Broken Parts: The pinion/spur mesh on our Kemora came rather loose, but instead of tightening it we decided to run it and see if it would live. Well… it didn’t, it lasted about a pack. Thankfully 2 extra spurs are included with the car. Our review Kemora lived through the “normal” portion of our testing so we had to go into brutal mode. We ran the Kemora full speed into a railroad tie a half dozen times at full speed. This did break the plastic lower front bumper, but this wasn’t noticeable while driving. Next up was jumping the Kemora off the top of a 2 story house. On our first attempt the car accidentally rolled backwards and fell off the roof ripping a rear shock shaft out of its rod end. We shoved the shock shaft back in and it was back to game on. Next we jumped it off the 2kd story roof twice, both times landing at bad angles (like upside down) and did not break anything. The battery slid out of its tray on both jumps, but this didn’t keep it from driving. Overall- we attempted to destroy the Kemora, and while we did screw up a couple of parts it pretty much drives as well today as it did when it came out of the box. Impressive.

Misc Notes:

We didn’t test the waterproofing of the Kemora but for all you water hounds the Spektrum receiver that comes in the car is completely sealed. If you run in a lot of water (and use a Spektrum transmitter) you will want the receiver that comes in the Kemora.

We experienced a lot of cogging from the Kemora’s brushless system. Trying to get going from a dead stop was a nasty experience, and the cogging is very hard on all the electronics involved.

I can’t stress enough just how good looking the body on the Kemora is. It’s quite obvious the design team spent a lot of time on it, but even more surprising is how much time the assembly crew spends on each one. There are a lot of stickers on the outside of the body to give it a perfectly scale look, and those eat up a lot of extra time. The side view mirrors and rear spoiler are also very nicely done and took someone at the factory extra time to put on. The body was so good looking we really didn’t want to destroy it, and that’s mighty rare for us.

On that same note, even after some pretty sadistic abuse the body still looks amazingly good. The rear view mirrors and wing are still attached, and the body as a whole held up fairly well.

A very nicely done (and model specific) manual comes with the Kemora. Nice touch.

The servo saver is extremely soft. Normally this might hamper steering accuracy, but we didn’t notice it on the Kemora. Being able to get away with a soft servo saver is great news for the life of your steering servo.

The Kemora comes with 2 extra spur gears. Sweet.

The tires make a screeching sound on pavement like the real deal. It’s very cool to do donuts on pavement and have it sound like a full scaler.

There are a lot of RTR’s now days that come with horrible body clips that are too small, hurt your hands, and are generally a PITA. The body clips on the Kemora are nicely done. They are a decent size and bent at the end making them easier to install and remove. However… the holes in the body posts are too small, making it hard to put the pins in. Sigh.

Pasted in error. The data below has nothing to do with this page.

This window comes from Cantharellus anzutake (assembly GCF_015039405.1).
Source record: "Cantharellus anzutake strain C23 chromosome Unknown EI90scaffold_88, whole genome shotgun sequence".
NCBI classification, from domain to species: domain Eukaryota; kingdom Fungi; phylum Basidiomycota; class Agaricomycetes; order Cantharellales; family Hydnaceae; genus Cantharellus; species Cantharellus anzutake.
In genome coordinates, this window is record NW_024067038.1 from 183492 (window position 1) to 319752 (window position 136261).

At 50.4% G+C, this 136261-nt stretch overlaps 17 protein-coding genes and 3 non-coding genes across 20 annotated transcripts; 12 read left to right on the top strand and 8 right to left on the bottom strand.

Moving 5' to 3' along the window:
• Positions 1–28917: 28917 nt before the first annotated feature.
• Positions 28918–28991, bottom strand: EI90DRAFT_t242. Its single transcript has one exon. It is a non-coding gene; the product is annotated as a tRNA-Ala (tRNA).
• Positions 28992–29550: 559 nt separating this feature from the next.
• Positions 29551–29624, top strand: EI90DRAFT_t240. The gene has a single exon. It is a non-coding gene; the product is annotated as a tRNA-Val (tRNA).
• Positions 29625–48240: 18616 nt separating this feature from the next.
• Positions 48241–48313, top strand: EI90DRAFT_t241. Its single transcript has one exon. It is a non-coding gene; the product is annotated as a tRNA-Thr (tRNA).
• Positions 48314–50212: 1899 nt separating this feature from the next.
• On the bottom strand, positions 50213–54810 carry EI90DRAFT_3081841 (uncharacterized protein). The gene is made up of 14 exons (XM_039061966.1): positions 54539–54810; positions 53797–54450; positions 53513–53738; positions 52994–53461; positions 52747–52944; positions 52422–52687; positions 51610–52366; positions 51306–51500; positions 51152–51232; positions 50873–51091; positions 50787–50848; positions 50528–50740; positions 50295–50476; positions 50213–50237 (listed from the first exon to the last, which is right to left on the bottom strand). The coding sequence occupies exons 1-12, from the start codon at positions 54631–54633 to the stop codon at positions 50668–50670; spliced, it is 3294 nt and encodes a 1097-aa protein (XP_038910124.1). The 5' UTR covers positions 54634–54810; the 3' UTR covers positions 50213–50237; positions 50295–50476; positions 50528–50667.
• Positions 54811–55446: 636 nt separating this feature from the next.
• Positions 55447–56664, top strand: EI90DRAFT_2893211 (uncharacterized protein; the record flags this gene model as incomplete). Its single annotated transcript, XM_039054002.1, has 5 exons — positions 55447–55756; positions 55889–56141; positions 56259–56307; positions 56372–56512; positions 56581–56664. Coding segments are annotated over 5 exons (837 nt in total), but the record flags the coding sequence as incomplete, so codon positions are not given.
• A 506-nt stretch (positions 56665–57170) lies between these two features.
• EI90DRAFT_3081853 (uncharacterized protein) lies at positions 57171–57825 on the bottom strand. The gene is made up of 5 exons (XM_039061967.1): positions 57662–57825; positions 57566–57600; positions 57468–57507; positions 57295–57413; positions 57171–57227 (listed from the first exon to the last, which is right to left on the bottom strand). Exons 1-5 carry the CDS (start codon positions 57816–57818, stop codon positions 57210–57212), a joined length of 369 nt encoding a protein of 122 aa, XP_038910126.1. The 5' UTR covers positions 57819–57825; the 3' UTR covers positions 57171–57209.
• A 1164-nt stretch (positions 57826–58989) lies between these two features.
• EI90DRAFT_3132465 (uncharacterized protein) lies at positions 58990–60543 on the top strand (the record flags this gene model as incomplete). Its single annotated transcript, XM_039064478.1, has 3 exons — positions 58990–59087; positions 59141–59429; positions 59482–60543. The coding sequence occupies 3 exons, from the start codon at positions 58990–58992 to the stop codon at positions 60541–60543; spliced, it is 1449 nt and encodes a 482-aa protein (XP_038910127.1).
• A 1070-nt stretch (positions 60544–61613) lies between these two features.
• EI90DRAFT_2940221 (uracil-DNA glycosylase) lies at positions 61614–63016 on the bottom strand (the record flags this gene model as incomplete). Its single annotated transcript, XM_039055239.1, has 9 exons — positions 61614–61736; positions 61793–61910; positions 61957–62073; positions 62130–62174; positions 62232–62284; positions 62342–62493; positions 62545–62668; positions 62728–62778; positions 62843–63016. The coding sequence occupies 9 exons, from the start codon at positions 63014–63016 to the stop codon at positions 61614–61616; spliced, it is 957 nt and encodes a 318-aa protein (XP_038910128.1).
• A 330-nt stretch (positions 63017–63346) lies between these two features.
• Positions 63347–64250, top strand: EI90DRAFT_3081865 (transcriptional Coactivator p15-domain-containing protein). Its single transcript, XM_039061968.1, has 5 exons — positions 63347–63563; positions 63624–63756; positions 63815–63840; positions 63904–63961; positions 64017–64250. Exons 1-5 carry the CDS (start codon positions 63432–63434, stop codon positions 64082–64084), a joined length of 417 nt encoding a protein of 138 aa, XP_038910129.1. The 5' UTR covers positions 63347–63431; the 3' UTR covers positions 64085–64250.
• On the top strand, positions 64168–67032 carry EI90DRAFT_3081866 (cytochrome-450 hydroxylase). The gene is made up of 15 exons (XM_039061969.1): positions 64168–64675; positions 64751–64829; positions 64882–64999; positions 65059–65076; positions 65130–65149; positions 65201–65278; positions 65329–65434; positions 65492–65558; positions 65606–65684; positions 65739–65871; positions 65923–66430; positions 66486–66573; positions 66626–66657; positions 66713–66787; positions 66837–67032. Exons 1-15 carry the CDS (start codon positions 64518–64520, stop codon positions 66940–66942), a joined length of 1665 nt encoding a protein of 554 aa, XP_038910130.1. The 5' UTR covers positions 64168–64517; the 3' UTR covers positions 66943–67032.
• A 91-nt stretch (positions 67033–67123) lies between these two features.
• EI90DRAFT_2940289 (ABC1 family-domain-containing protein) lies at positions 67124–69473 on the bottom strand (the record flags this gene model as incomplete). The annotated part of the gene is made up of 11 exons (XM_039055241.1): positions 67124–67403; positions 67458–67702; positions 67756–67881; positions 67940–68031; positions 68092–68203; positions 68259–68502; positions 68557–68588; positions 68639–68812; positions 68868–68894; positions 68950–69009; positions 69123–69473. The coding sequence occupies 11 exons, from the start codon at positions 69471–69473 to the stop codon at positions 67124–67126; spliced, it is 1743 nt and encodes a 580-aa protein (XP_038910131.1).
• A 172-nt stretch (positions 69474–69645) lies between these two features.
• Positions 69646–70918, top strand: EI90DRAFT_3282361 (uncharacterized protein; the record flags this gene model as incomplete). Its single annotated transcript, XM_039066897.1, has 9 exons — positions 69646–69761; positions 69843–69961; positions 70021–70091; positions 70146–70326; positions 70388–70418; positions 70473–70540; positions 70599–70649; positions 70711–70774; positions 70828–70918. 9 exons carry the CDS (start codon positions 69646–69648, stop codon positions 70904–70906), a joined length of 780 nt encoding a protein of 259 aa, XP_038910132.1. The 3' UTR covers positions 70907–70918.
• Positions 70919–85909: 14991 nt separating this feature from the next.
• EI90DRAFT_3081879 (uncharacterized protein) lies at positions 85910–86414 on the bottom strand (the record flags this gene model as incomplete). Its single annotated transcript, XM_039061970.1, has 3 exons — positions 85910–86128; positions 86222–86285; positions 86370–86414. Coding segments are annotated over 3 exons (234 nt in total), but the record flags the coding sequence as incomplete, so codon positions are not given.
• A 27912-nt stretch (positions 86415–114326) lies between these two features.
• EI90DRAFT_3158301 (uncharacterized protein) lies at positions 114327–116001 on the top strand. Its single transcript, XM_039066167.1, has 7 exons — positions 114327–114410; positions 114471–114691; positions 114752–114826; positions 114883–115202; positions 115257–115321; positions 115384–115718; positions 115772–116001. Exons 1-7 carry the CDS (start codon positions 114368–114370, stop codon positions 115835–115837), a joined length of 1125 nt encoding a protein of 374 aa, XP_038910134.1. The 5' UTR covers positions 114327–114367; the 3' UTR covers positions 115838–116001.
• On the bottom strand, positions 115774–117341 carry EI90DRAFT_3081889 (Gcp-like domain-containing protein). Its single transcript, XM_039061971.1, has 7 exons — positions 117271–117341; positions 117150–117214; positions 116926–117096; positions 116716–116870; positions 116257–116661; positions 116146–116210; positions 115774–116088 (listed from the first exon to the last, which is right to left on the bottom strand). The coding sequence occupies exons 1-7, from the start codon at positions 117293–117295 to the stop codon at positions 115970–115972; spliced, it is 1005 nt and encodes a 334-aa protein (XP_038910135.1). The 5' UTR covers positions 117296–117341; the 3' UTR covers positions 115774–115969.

Best Mod Under $5: Dynamite CS800 weight shock oil all the way around. This helps the Kemora handle to its potential instead of like a basketball.

Best Mod Over $5: A Lipo battery. The stock Ni-MH invites cogging and really softens the power of the Kemora, ditch it ASAP for a better battery.


Summary:

A = Outstanding/Best in Class, B = Above Average, C = Average, D = Below Average, F = Horrific

Time To Bash: B The included wall charger takes just over an hour to charge the included battery pack. The rest of the rig is ready to jam right out of the box. You can go very quickly from crack’n the box to hit’n the track with the Kemora.

Workability: B Hex screws and a well laid out chassis make the Kemora quite easy to wrench on.

Car Show Rating: A The Kemora drew rave reviews for it’s looks around the office. Vaterra is setting a new standard for how hobby grade rc cars should look.

Bash-A-Bility: B We beat the crap out of the Kemora and did break a couple of parts. Thankfully neither broken part kept us from actually driving the car.

Fun Factor: C We had a lot of fun bashing the Kemora, but the cogging and low power output hurt its fun factor score.

Handling: B The Kemora is a great turning machine, especially for a 4wd. The Kemora generally had good grip on all surfaces. It did not handle bumps well, invest in some heavier shock oil to calm it down in the rough.

Value: A The Kemora has the same price point as its closest competitor, the Traxxas 16th scale rally. They also share nearly the same wheelbase and width. The Traxxas comes with a superior power system, while the Kemora beats the Traxxas in handling and style. We haven’t done a head-to-head shootout, but so far we highly prefer the Kemora. The Traxxas comes set-up for drifting, the Kemora is set-up for everything else.

Parts Availability: C So we broke/ruined two parts during testing, a front bumper set (VTR211007- $6) and a shock shaft end (VTR213007- $5). Both are in stock at Horizon and on the A-Main Hobbies website. None of our local shops had the part in stock, but the entire Vaterra line was first announced a couple of weeks ago. Will parts support for Vaterra ever hit Traxxas levels? Nobody knows that answer for sure, but for it to score higher than a “C” it will need parts sitting on local dealers shelves in the future.

BigSquid Rating: B Did Vaterra impress us with their first car? Overall yes. The Kemora’s scale looks are exceptional. The Kemora drove quite well on a wide variety of bashing surfaces. The Kemora proved it can take a fairly sadistic beating and drive away from it. However, there were some new model blues- the cogging, poorly set gear mesh, soft brushless power, and under damped suspension. Is it worth the cash? If you want an epic looking rally car that is a solid basher (and is shock oil and a Lipo away from being great) then you should definitely add one to your rc garage.